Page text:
Domestic prices will not rise to MIP level, says JSW Steel’s Rao

Suresh P Iyengar Mumbai | Updated on January 20, 2018

Seshagiri Rao MVS, Joint Managing Director and CFO, JSW Steel (file photo)

The Minimum Import Price fixed by the government has come as a breather for the steel industry weighed down by rising imports and slowing demand. Seshagiri Rao MVS, Joint Managing Director and CFO, JSW Steel, spoke to BusinessLine on the impact of MIP on the industry. Excerpts:

Has MIP helped the industry?

The Minimum Import Price is a very good step by the government. It covers 173 items and almost 80 per cent of current imports. We have to wait and watch to ensure there is no circumvention. The industry is concerned with the issue of revolving Letter of Credit (LC), which is a new term in the financial market. For instance, a LC is opened for $2 million, but one can revolve it 10 times, so the overall value is $20 million — validity is one-and-a-half years. That means, the three conditions that cannot be changed under MIP — value, validity and quantity — will be met and the import restriction can be circumvented. The clarification issued by DGFT (Directorate-General of Foreign Trade) is not clear on how revolving LCs will be tackled.

User industry feels the government is favouring large companies with MIP...

Whether big or small, we are all part of the same supply chain. We are not each others’ enemies. Whatever imports are coming in, are not competitive. They are coming at prices lower than the exporting countries’ domestic prices or implied subsidies by their respective governments. If the government had not taken the action, steel industry in India would have been closed. After this, will the import prices — which are transient in nature — continue to remain same or increase? Several examples were given, such as what the chain has done in the case of bulk drugs and penicillin to kill the industry and increase prices 10-13 times. The government’s steps to moderate imports are in the interest of the whole industry.

Why have steel exports been falling?

In FY’15, we exported 3 million tonnes; this year, it has halved to 1.6 million tonnes. There are many reasons for the industry to remain uncompetitive in the global market. The taxes paid by the industry are close to $35-40 per tonne. When we export, the benefit of duty draw-back is $6-8 a tonne. If the taxes are so high, how can we compete with China? Same is the case with logistics. If I have to send my material from Bellary plant to Bengaluru, I pay ₹1,200 a tonne. Whereas, it will cost much less if I bring iron ore from Australia to India. So, there are lot of imbalances that are pushing up the cost. In India, the costs and taxes are very high. These are the issues both the user industry and steel companies should focus on.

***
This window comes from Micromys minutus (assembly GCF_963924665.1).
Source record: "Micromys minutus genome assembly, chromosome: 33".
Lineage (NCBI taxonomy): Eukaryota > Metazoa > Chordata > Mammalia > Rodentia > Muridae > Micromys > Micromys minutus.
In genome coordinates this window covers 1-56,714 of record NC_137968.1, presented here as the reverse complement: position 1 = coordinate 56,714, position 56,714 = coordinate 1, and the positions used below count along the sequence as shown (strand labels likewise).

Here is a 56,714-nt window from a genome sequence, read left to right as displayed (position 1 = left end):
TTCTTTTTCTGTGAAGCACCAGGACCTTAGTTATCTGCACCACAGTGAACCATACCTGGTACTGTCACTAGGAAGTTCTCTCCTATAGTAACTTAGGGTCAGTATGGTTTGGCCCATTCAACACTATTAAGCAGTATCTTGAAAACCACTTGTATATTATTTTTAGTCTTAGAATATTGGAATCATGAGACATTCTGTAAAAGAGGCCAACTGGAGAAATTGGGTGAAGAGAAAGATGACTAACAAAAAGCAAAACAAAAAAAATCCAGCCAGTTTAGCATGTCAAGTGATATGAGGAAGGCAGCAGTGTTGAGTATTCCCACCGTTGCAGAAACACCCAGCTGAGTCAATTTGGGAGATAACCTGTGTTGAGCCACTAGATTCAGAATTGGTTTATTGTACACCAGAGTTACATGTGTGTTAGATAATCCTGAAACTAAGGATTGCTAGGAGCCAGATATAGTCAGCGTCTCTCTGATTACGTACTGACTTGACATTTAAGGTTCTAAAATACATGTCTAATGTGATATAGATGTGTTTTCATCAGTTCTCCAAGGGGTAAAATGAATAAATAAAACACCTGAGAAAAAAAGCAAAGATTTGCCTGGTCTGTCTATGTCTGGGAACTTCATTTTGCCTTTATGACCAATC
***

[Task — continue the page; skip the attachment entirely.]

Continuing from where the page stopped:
How much can the steel prices go up after MIP?

A lot of eyebrows went up when the MIP was fixed at $445 a tonne. This is the price at which HR coils are sold by Japanese and Koreans companies in their domestic markets. If you add implied subsidies, the Chinese prices will reach this level. This price was arrived at after imposing safeguard duty. In India, the market forces will determine the prices. In my view, it is unlikely that prices will move up to the MIP-level unless supply-demand dynamics change with robust demand. Again, rupee-dollar will play a major role. Technically, Japanese and Korean companies are making money only because of their currency advantage.

What is the difference between domestic and international prices?

While making a comparison, we have to exclude the taxes. Normally, people pick up the selling price of ₹32,000-a-tonne, which includes excise, VAT and transportation cost. Indian steel has a premium of ₹500-1,000-a-tonne over imports. If somebody wants to import, he is taking a dollar risk. If you consider the dollar volatility, the premium for forward contract is 7 per cent. So the premium reflects the currency risk; the cost involved to open LCs three months in advance and the working capital gets tied up as they have to import in large lots. If you assign all these costs, then the premium of at least ₹1000-a-tonne is justified.

Why did the government give priority to MIP on steel, against aluminium?

It is all data driven. We collected numbers from various sources and presented it to the government, for the past several months. Collecting data is a tedious task. Data released by the DGFT comes with a three-month lag. So we collected data from the ports directly. We moved for safeguard duty, anti-dumping duty and MIP. Based on our own estimate, the steel industry has suffered a loss of ₹12,000-15,000 crore in the third quarter alone, just because of imports. The Chinese Steel Association has said its steel companies are losing $11 billion at the operating level, for the past 11 months. It clearly shows nobody is making money.

Published on March 17, 2016

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